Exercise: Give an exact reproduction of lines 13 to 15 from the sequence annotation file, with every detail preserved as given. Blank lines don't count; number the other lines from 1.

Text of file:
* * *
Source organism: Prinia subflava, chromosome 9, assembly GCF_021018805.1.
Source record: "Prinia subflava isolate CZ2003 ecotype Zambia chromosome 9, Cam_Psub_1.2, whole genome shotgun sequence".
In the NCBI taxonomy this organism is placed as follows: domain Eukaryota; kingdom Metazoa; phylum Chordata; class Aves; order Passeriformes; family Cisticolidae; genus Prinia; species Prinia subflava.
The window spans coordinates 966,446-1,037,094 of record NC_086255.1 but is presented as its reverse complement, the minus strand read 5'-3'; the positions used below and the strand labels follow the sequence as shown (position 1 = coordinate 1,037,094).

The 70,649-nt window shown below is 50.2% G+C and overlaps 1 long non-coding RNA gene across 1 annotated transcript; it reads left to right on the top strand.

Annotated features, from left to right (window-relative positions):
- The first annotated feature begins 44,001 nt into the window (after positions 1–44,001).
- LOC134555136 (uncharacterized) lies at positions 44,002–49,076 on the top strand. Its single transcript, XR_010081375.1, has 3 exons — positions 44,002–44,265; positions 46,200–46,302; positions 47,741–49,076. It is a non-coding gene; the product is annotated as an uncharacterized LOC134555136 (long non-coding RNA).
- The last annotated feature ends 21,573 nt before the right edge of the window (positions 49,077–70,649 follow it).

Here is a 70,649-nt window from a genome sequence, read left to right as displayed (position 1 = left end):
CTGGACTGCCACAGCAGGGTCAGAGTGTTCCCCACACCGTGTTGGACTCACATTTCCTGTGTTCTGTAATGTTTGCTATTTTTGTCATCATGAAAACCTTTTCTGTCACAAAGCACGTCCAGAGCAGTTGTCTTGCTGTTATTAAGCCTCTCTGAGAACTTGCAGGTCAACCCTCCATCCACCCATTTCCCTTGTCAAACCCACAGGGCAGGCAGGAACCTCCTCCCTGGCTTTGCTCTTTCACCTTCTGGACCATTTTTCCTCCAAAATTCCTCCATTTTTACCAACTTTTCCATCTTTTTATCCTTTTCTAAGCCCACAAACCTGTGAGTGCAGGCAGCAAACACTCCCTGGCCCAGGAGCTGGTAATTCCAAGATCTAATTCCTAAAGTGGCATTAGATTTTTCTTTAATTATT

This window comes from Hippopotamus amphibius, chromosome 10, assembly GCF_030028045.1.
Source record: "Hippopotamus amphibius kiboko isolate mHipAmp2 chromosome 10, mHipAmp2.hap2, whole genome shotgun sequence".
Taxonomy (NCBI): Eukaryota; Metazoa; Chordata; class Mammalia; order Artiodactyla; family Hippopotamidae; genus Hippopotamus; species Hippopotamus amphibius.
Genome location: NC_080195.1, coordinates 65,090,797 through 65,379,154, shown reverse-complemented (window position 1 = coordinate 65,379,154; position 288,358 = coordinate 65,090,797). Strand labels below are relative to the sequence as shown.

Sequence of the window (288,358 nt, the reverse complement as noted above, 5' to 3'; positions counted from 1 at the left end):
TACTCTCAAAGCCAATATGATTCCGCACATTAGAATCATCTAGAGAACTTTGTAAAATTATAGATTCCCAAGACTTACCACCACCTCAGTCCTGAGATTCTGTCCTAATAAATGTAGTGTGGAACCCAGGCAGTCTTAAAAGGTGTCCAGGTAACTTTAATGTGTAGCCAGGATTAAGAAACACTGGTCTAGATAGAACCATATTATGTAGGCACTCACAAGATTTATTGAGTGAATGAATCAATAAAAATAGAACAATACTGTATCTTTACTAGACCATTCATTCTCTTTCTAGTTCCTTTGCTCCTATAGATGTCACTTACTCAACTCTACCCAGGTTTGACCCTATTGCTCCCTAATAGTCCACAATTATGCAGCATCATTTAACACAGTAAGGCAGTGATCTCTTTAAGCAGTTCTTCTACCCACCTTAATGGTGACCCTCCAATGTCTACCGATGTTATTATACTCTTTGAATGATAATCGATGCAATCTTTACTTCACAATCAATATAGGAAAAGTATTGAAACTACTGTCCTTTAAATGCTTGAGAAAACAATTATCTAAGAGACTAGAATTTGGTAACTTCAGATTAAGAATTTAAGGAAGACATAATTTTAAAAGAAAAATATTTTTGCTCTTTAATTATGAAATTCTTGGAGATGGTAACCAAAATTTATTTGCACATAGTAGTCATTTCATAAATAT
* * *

Source record: "Hippopotamus amphibius kiboko isolate mHipAmp2 chromosome 10, mHipAmp2.hap2, whole genome shotgun sequence".
Taxonomy (NCBI): Eukaryota; Metazoa; Chordata; class Mammalia; order Artiodactyla; family Hippopotamidae; genus Hippopotamus; species Hippopotamus amphibius.
Genome location: NC_080195.1, coordinates 65,090,797 through 65,379,154, shown reverse-complemented (window position 1 = coordinate 65,379,154; position 288,358 = coordinate 65,090,797). Strand labels below are relative to the sequence as shown.